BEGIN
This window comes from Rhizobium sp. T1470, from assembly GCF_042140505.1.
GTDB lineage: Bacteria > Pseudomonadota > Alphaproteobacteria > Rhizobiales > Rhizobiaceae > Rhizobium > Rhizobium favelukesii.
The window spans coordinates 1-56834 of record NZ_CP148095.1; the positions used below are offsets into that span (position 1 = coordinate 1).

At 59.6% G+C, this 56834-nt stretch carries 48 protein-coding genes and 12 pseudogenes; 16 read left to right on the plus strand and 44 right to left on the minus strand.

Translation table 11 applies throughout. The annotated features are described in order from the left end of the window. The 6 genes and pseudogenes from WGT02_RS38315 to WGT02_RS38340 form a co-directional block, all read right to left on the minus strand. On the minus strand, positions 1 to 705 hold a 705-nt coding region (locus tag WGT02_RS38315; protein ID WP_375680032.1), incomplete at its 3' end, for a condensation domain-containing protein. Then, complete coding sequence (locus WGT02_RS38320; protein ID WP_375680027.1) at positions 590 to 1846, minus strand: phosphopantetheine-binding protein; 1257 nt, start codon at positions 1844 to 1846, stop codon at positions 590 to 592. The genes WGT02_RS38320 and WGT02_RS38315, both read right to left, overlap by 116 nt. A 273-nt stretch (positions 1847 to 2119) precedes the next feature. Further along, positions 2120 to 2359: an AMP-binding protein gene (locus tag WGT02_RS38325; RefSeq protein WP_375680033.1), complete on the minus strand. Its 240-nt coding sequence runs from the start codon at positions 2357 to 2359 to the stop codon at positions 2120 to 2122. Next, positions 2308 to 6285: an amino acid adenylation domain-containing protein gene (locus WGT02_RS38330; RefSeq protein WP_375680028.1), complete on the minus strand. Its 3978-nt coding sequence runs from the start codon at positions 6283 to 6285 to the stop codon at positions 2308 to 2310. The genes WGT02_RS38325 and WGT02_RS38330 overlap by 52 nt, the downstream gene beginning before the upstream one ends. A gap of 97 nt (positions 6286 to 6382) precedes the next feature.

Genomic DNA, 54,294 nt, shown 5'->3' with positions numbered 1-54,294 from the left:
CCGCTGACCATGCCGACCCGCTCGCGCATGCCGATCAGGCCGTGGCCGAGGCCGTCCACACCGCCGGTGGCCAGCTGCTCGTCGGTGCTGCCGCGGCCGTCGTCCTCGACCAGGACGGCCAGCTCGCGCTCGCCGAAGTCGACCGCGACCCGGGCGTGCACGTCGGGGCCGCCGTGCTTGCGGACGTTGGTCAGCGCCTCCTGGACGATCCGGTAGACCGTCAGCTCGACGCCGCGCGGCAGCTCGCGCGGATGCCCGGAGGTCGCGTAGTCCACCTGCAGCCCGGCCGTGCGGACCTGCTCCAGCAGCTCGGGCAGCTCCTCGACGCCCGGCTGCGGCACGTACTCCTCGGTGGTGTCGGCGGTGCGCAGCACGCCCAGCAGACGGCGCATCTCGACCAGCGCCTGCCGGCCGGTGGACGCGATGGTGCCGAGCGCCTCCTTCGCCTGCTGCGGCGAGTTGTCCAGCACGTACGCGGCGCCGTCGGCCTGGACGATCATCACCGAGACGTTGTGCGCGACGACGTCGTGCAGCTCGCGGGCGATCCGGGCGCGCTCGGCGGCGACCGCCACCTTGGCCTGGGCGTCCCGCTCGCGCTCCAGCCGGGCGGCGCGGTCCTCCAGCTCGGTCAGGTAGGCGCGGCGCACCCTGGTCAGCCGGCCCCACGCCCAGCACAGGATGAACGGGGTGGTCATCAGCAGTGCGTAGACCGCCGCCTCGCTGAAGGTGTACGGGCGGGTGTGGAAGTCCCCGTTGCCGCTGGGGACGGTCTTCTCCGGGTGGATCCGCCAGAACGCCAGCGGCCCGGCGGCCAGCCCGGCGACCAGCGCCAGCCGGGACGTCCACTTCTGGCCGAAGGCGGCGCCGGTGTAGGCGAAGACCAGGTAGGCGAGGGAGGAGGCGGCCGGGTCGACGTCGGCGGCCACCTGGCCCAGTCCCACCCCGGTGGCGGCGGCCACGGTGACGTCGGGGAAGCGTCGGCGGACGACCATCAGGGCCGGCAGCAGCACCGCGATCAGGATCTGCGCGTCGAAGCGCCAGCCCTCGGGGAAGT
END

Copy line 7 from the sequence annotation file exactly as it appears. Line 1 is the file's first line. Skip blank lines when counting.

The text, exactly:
CCGCTGACCATGCCGACCCGCTCGCGCATGCCGATCAGGCCGTGGCCGAGGCCGTCCACACCGCCGGTGGCCAGCTGCTCGTCGGTGCTGCCGCGGCCGTCGTCCTCGACCAGGACGGCCAGCTCGCGCTCGCCGAAGTCGACCGCGACCCGGGCGTGCACGTCGGGGCCGCCGTGCTTGCGGACGTTGGTCAGCGCCTCCTGGACGATCCGGTAGACCGTCAGCTCGACGCCGCGCGGCAGCTCGCGCGGATGCCCGGAGGTCGCGTAGTCCACCTGCAGCCCGGCCGTGCGGACCTGCTCCAGCAGCTCGGGCAGCTCCTCGACGCCCGGCTGCGGCACGTACTCCTCGGTGGTGTCGGCGGTGCGCAGCACGCCCAGCAGACGGCGCATCTCGACCAGCGCCTGCCGGCCGGTGGACGCGATGGTGCCGAGCGCCTCCTTCGCCTGCTGCGGCGAGTTGTCCAGCACGTACGCGGCGCCGTCGGCCTGGACGATCATCACCGAGACGTTGTGCGCGACGACGTCGTGCAGCTCGCGGGCGATCCGGGCGCGCTCGGCGGCGACCGCCACCTTGGCCTGGGCGTCCCGCTCGCGCTCCAGCCGGGCGGCGCGGTCCTCCAGCTCGGTCAGGTAGGCGCGGCGCACCCTGGTCAGCCGGCCCCACGCCCAGCACAGGATGAACGGGGTGGTCATCAGCAGTGCGTAGACCGCCGCCTCGCTGAAGGTGTACGGGCGGGTGTGGAAGTCCCCGTTGCCGCTGGGGACGGTCTTCTCCGGGTGGATCCGCCAGAACGCCAGCGGCCCGGCGGCCAGCCCGGCGACCAGCGCCAGCCGGGACGTCCACTTCTGGCCGAAGGCGGCGCCGGTGTAGGCGAAGACCAGGTAGGCGAGGGAGGAGGCGGCCGGGTCGACGTCGGCGGCCACCTGGCCCAGTCCCACCCCGGTGGCGGCGGCCACGGTGACGTCGGGGAAGCGTCGGCGGACGACCATCAGGGCCGGCAGCAGCACCGCGATCAGGATCTGCGCGTCGAAGCGCCAGCCCTCGGGGAAGT